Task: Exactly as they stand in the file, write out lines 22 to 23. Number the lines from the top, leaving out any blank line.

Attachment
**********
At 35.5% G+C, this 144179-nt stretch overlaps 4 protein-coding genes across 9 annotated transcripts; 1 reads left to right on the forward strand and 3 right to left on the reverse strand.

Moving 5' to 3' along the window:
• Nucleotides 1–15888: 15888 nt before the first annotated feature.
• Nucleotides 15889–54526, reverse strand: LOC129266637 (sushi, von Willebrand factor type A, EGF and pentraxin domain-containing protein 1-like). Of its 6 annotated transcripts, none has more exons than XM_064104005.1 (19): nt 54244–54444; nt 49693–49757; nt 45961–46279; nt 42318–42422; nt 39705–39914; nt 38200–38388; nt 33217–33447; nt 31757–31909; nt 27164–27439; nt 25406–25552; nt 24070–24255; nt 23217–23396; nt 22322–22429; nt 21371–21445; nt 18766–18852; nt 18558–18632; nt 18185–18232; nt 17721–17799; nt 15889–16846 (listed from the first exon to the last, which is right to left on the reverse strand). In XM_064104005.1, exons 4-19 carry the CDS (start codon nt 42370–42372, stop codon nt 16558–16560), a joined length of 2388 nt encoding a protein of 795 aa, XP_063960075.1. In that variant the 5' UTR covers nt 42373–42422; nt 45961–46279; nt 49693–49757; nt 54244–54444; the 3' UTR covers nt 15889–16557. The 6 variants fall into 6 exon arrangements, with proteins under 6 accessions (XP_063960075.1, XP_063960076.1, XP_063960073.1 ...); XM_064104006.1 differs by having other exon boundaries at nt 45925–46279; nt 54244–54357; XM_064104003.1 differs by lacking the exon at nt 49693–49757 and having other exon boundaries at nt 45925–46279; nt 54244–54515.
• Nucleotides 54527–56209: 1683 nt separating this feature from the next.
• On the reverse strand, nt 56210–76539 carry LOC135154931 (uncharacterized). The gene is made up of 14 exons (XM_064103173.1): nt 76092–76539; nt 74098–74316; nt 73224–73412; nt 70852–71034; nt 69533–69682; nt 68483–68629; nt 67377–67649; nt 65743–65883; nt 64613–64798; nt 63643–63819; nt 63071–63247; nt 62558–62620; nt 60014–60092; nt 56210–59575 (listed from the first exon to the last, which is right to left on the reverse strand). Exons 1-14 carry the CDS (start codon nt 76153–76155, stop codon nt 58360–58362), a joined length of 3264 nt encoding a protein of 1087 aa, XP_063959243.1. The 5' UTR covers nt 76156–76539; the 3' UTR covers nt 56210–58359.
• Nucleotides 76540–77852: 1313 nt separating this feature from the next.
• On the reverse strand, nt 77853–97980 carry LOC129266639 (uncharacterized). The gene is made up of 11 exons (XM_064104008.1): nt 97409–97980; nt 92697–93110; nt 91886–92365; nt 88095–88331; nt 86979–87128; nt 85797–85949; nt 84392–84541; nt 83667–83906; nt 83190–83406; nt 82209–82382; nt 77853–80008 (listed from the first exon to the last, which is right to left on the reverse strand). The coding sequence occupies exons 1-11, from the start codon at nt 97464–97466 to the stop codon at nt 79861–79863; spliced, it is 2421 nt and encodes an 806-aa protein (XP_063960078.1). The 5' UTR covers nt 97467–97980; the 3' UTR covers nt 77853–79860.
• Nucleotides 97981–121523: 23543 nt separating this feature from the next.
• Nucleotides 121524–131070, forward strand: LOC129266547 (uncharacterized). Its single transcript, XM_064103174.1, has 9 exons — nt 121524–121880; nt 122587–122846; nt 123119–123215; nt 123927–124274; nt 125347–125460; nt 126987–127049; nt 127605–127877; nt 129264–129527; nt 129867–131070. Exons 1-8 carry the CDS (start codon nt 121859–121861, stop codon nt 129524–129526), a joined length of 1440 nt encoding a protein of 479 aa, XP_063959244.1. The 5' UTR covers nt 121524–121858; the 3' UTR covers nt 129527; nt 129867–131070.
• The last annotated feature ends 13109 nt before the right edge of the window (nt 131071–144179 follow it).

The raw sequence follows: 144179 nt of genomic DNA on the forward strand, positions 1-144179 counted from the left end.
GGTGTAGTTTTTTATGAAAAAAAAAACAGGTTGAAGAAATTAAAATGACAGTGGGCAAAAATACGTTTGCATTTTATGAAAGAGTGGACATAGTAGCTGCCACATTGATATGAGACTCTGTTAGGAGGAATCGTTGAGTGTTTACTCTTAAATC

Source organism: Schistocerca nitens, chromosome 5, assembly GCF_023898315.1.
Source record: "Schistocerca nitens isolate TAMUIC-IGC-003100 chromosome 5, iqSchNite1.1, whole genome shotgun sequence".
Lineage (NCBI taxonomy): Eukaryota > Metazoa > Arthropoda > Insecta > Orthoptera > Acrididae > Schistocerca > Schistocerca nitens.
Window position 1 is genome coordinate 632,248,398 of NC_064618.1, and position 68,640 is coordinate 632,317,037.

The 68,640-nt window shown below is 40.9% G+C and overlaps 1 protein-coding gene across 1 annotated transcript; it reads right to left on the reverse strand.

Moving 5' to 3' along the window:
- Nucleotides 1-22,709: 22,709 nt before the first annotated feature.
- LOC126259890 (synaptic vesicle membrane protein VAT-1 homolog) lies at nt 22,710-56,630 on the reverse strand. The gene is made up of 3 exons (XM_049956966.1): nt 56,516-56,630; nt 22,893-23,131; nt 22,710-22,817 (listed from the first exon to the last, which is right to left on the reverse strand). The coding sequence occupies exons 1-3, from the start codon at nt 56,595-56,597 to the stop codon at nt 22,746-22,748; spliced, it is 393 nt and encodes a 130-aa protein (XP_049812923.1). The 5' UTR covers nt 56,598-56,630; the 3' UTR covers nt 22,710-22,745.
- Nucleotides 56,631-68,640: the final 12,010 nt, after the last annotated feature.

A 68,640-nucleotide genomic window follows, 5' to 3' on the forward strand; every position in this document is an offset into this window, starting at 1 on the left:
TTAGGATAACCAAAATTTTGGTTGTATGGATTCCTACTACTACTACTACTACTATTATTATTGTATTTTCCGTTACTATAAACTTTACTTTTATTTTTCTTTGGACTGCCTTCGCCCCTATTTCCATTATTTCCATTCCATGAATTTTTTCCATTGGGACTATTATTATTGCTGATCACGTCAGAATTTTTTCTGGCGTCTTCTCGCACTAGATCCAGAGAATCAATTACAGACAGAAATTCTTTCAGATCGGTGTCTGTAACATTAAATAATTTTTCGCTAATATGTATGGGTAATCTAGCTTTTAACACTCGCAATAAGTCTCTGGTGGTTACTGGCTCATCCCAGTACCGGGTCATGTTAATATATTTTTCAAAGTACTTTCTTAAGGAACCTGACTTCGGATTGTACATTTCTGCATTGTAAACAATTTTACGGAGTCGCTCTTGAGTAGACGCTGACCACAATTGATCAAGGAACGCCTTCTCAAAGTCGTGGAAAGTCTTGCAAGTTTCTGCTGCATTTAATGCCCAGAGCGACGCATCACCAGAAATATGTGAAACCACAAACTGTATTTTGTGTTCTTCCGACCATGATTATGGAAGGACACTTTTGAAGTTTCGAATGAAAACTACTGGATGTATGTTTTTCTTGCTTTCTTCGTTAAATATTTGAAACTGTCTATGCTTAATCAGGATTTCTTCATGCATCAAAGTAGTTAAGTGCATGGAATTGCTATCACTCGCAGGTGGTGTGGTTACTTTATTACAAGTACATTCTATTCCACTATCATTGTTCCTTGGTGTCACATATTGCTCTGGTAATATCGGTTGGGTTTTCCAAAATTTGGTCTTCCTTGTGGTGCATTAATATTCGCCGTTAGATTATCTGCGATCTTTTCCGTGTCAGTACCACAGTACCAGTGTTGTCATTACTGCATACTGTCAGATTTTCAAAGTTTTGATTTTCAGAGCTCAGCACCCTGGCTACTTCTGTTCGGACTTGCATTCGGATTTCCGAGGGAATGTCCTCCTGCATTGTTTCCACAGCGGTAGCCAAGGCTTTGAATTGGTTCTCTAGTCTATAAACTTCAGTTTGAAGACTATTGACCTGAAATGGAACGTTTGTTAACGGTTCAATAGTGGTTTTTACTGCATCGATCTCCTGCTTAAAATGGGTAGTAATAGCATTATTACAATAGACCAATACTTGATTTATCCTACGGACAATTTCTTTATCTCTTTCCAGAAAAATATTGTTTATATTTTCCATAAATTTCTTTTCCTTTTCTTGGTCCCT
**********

- Nucleotides 56,631-68,640: the final 12,010 nt, after the last annotated feature.

A 68,640-nucleotide genomic window follows, 5' to 3' on the forward strand; every position in this document is an offset into this window, starting at 1 on the left: